COVID has been replaced in the headlines by the Russian invasion of Ukraine, which has caused an already-volatile commodities market to rise to historic levels, with extreme volatility.
US gas prices have been at their highest levels ever (up more than 20% in two weeks) and are adding to the ongoing struggles with inflation, which last came out at 7.9%. These inflation numbers are the highest since 1982 and will likely climb further in the coming months. The Federal Reserve announced a 0.25% increase in its lending rate to try to balance inflation and growth.
The metals markets have seen historic highs and variability. Typically tame commodities, like aluminium, saw 20% swings in value within a few days. The Midwest aluminium premium continues to break its record highs, currently sitting around US$ 875 per tonne and up more than 15% since the previous Mirror; the premium continues to rise on the back of increased freight charges owing to higher fuel costs and lack of capacity.
On the scrap side, mills did not seem to chase the recent price increases as they awaited a reversal towards previous levels. Demand is still good for rolling mills and billet cast houses, with profile spreads stable and some mill grades widening with the improved terminal markets. UBC spreads have seen a tightening as supply seems to be crimped.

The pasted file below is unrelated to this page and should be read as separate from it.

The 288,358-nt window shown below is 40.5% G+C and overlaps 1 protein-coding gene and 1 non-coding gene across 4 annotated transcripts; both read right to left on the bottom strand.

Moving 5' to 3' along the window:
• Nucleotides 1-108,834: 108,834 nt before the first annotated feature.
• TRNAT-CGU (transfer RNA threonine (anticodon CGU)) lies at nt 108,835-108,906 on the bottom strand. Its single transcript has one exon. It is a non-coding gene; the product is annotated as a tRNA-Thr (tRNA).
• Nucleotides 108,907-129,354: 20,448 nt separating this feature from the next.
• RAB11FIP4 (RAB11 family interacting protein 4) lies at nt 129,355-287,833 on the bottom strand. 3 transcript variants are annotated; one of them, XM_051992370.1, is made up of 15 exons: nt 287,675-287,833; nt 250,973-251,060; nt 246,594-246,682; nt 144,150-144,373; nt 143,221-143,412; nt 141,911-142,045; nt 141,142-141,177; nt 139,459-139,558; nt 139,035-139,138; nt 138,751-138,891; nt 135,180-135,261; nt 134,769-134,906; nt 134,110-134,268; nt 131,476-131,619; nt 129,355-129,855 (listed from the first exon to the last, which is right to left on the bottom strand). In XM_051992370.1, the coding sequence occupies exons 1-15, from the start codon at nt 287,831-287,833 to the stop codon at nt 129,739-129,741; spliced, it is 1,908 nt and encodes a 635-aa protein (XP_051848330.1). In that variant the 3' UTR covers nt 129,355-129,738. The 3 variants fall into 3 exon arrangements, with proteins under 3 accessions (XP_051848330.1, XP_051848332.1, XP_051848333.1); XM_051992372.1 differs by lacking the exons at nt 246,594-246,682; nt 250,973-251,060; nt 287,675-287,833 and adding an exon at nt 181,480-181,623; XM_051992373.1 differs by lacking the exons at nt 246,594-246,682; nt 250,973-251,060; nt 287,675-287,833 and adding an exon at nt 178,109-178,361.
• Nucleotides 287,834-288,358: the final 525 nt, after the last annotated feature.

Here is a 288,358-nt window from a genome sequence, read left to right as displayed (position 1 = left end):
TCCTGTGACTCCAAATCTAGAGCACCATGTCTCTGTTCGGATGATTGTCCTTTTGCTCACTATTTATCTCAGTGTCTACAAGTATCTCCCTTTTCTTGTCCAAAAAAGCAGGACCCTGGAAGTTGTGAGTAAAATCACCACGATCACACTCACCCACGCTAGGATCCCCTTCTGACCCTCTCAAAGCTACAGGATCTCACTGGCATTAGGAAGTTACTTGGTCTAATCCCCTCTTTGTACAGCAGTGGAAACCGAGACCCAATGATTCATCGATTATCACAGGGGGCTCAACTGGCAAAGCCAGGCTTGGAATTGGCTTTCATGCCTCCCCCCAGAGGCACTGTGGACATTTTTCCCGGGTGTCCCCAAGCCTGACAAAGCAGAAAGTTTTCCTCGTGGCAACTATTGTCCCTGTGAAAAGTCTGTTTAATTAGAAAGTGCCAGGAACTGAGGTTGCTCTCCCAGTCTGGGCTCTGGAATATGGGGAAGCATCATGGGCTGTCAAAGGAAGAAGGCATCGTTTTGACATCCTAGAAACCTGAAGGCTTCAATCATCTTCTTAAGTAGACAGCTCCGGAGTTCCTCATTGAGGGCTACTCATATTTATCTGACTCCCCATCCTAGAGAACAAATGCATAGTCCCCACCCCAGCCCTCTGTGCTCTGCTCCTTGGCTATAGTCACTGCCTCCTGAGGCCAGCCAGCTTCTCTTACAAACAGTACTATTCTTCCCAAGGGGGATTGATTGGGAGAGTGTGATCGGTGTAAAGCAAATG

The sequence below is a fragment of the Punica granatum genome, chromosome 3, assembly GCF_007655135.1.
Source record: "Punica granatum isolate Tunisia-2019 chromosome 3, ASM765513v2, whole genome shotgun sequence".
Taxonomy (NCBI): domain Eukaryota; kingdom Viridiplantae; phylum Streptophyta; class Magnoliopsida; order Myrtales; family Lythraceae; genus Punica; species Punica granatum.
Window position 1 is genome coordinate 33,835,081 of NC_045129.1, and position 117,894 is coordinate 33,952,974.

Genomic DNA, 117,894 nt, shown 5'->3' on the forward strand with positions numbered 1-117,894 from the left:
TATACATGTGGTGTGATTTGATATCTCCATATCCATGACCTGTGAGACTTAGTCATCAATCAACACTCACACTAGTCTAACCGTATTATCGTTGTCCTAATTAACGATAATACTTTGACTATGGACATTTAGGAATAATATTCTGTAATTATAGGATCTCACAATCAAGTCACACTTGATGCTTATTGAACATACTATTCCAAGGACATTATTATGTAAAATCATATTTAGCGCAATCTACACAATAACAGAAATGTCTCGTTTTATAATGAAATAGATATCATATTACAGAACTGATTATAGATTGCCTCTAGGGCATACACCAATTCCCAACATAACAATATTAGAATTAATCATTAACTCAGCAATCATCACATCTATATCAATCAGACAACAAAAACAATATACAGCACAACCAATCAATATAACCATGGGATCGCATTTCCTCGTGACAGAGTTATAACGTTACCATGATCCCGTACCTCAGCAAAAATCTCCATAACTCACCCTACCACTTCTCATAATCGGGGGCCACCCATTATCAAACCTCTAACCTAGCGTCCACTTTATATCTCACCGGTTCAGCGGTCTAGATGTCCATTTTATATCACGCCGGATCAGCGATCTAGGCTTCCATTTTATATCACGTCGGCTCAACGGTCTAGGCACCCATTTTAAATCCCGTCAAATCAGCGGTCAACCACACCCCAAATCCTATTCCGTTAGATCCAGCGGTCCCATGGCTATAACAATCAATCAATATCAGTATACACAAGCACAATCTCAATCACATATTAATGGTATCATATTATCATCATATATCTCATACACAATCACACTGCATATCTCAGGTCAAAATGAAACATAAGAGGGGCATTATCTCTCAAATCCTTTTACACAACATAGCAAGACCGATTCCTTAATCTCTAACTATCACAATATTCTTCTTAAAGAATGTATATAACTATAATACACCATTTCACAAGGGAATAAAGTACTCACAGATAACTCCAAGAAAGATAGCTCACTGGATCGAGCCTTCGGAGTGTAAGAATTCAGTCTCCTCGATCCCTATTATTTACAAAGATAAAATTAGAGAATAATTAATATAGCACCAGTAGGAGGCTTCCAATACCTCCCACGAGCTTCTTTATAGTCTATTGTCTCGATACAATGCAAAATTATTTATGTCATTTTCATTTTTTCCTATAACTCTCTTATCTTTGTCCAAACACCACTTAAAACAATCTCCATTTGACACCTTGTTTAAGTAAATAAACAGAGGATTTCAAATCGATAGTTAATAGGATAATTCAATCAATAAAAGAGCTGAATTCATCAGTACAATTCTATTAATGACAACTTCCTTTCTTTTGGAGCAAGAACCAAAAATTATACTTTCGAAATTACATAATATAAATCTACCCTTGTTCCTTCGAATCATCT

On the secondary aluminium ingot end of business, the situation remains a bore. Ingot prices are up slightly, tracking higher input and transportation costs. Owing to continued and deteriorating supply issues around computer chips for cars, secondary ingot makers are less active in the spot scrap markets.
Domestic brass prices are increasing with the terminal markets as scrap supplies are tight. Ingot makers are busy and this is keeping prices elevated. Domestic copper spreads continue to tighten even as terminal markets are at record highs. Demand remains healthy for most copper scrap types, including for exports to Europe and Asia.
Exporters are working through the new qualification regulations into Malaysia which are limiting exports of secondary aluminium. Taiwan and India are picking up the loads that may have gone to Malaysia in the recent past. There has been little change in export logistics, with smaller ports bearing the brunt of the slowdowns.